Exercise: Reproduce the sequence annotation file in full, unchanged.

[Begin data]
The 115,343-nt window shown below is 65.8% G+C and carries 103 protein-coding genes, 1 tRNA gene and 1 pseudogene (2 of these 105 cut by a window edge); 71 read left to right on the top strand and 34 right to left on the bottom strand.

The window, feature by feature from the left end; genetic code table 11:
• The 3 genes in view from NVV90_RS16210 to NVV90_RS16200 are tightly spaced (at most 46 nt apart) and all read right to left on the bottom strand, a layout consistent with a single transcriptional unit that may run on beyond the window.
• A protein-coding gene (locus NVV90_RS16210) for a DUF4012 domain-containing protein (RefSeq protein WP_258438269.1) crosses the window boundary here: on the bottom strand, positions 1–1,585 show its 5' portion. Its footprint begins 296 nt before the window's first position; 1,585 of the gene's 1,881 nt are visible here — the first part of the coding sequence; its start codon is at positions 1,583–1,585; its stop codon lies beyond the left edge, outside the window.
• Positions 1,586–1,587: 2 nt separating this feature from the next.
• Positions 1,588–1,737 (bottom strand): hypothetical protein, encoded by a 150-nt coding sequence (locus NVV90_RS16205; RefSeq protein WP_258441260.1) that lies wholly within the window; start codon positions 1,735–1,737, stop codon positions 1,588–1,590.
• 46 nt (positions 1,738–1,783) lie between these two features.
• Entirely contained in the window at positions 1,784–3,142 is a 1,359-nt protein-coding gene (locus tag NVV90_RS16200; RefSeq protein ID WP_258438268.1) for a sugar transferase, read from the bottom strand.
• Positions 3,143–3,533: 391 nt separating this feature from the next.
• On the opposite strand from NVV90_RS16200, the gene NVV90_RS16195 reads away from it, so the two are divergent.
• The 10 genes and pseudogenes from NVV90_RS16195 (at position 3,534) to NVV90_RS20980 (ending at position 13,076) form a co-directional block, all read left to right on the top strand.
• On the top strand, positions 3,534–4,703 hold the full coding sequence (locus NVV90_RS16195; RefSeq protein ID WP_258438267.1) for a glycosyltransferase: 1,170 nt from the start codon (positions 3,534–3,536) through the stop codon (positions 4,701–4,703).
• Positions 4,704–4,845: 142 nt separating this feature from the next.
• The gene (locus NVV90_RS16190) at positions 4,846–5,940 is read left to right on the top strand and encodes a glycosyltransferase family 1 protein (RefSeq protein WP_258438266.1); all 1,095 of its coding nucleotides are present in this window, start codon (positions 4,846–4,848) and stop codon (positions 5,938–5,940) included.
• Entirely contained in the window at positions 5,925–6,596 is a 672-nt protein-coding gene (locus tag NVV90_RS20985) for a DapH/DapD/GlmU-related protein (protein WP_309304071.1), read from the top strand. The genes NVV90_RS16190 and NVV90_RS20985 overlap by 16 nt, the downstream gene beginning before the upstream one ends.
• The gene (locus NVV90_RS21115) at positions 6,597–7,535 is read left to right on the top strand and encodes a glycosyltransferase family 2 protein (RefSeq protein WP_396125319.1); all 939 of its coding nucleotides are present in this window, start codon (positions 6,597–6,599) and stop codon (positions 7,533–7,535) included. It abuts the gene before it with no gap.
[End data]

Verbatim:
The 115,343-nt window shown below is 65.8% G+C and carries 103 protein-coding genes, 1 tRNA gene and 1 pseudogene (2 of these 105 cut by a window edge); 71 read left to right on the top strand and 34 right to left on the bottom strand.

The window, feature by feature from the left end; genetic code table 11:
• The 3 genes in view from NVV90_RS16210 to NVV90_RS16200 are tightly spaced (at most 46 nt apart) and all read right to left on the bottom strand, a layout consistent with a single transcriptional unit that may run on beyond the window.
• A protein-coding gene (locus NVV90_RS16210) for a DUF4012 domain-containing protein (RefSeq protein WP_258438269.1) crosses the window boundary here: on the bottom strand, positions 1–1,585 show its 5' portion. Its footprint begins 296 nt before the window's first position; 1,585 of the gene's 1,881 nt are visible here — the first part of the coding sequence; its start codon is at positions 1,583–1,585; its stop codon lies beyond the left edge, outside the window.
• Positions 1,586–1,587: 2 nt separating this feature from the next.
• Positions 1,588–1,737 (bottom strand): hypothetical protein, encoded by a 150-nt coding sequence (locus NVV90_RS16205; RefSeq protein WP_258441260.1) that lies wholly within the window; start codon positions 1,735–1,737, stop codon positions 1,588–1,590.
• 46 nt (positions 1,738–1,783) lie between these two features.
• Entirely contained in the window at positions 1,784–3,142 is a 1,359-nt protein-coding gene (locus tag NVV90_RS16200; RefSeq protein ID WP_258438268.1) for a sugar transferase, read from the bottom strand.
• Positions 3,143–3,533: 391 nt separating this feature from the next.
• On the opposite strand from NVV90_RS16200, the gene NVV90_RS16195 reads away from it, so the two are divergent.
• The 10 genes and pseudogenes from NVV90_RS16195 (at position 3,534) to NVV90_RS20980 (ending at position 13,076) form a co-directional block, all read left to right on the top strand.
• On the top strand, positions 3,534–4,703 hold the full coding sequence (locus NVV90_RS16195; RefSeq protein ID WP_258438267.1) for a glycosyltransferase: 1,170 nt from the start codon (positions 3,534–3,536) through the stop codon (positions 4,701–4,703).
• Positions 4,704–4,845: 142 nt separating this feature from the next.
• The gene (locus NVV90_RS16190) at positions 4,846–5,940 is read left to right on the top strand and encodes a glycosyltransferase family 1 protein (RefSeq protein WP_258438266.1); all 1,095 of its coding nucleotides are present in this window, start codon (positions 4,846–4,848) and stop codon (positions 5,938–5,940) included.
• Entirely contained in the window at positions 5,925–6,596 is a 672-nt protein-coding gene (locus tag NVV90_RS20985) for a DapH/DapD/GlmU-related protein (protein WP_309304071.1), read from the top strand. The genes NVV90_RS16190 and NVV90_RS20985 overlap by 16 nt, the downstream gene beginning before the upstream one ends.
• The gene (locus NVV90_RS21115) at positions 6,597–7,535 is read left to right on the top strand and encodes a glycosyltransferase family 2 protein (RefSeq protein WP_396125319.1); all 939 of its coding nucleotides are present in this window, start codon (positions 6,597–6,599) and stop codon (positions 7,533–7,535) included. It abuts the gene before it with no gap.